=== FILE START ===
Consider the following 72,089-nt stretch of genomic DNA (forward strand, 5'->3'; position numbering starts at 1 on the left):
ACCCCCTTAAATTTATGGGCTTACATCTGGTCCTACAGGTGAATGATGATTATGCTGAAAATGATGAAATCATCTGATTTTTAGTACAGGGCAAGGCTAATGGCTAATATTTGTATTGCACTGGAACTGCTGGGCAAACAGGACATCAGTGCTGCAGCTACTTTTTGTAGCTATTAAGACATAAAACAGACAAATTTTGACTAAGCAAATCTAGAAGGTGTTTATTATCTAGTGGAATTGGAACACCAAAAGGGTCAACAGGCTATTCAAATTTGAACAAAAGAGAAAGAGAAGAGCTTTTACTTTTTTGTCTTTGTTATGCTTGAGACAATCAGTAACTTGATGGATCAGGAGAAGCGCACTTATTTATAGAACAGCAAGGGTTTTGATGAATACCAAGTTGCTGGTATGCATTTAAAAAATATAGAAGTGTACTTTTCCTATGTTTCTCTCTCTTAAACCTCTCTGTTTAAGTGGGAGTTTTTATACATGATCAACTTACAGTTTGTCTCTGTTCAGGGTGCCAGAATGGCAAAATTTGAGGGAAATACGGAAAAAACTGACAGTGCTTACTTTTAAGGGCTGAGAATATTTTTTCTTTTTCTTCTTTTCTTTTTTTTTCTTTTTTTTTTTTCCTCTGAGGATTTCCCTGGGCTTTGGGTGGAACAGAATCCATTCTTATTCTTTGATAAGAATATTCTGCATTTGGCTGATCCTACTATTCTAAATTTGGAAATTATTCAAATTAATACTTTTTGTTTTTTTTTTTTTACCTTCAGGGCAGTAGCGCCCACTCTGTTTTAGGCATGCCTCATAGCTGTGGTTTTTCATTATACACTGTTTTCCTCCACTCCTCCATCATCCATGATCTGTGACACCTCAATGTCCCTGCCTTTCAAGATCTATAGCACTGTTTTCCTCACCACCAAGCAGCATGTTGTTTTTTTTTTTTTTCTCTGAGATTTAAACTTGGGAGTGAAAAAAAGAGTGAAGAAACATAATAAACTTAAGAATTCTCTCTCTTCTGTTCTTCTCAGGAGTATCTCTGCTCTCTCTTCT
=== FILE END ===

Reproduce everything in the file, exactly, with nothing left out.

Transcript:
Consider the following 72,089-nt stretch of genomic DNA (forward strand, 5'->3'; position numbering starts at 1 on the left):
ACCCCCTTAAATTTATGGGCTTACATCTGGTCCTACAGGTGAATGATGATTATGCTGAAAATGATGAAATCATCTGATTTTTAGTACAGGGCAAGGCTAATGGCTAATATTTGTATTGCACTGGAACTGCTGGGCAAACAGGACATCAGTGCTGCAGCTACTTTTTGTAGCTATTAAGACATAAAACAGACAAATTTTGACTAAGCAAATCTAGAAGGTGTTTATTATCTAGTGGAATTGGAACACCAAAAGGGTCAACAGGCTATTCAAATTTGAACAAAAGAGAAAGAGAAGAGCTTTTACTTTTTTGTCTTTGTTATGCTTGAGACAATCAGTAACTTGATGGATCAGGAGAAGCGCACTTATTTATAGAACAGCAAGGGTTTTGATGAATACCAAGTTGCTGGTATGCATTTAAAAAATATAGAAGTGTACTTTTCCTATGTTTCTCTCTCTTAAACCTCTCTGTTTAAGTGGGAGTTTTTATACATGATCAACTTACAGTTTGTCTCTGTTCAGGGTGCCAGAATGGCAAAATTTGAGGGAAATACGGAAAAAACTGACAGTGCTTACTTTTAAGGGCTGAGAATATTTTTTCTTTTTCTTCTTTTCTTTTTTTTTCTTTTTTTTTTTTCCTCTGAGGATTTCCCTGGGCTTTGGGTGGAACAGAATCCATTCTTATTCTTTGATAAGAATATTCTGCATTTGGCTGATCCTACTATTCTAAATTTGGAAATTATTCAAATTAATACTTTTTGTTTTTTTTTTTTTACCTTCAGGGCAGTAGCGCCCACTCTGTTTTAGGCATGCCTCATAGCTGTGGTTTTTCATTATACACTGTTTTCCTCCACTCCTCCATCATCCATGATCTGTGACACCTCAATGTCCCTGCCTTTCAAGATCTATAGCACTGTTTTCCTCACCACCAAGCAGCATGTTGTTTTTTTTTTTTTTCTCTGAGATTTAAACTTGGGAGTGAAAAAAAGAGTGAAGAAACATAATAAACTTAAGAATTCTCTCTCTTCTGTTCTTCTCAGGAGTATCTCTGCTCTCTCTTCT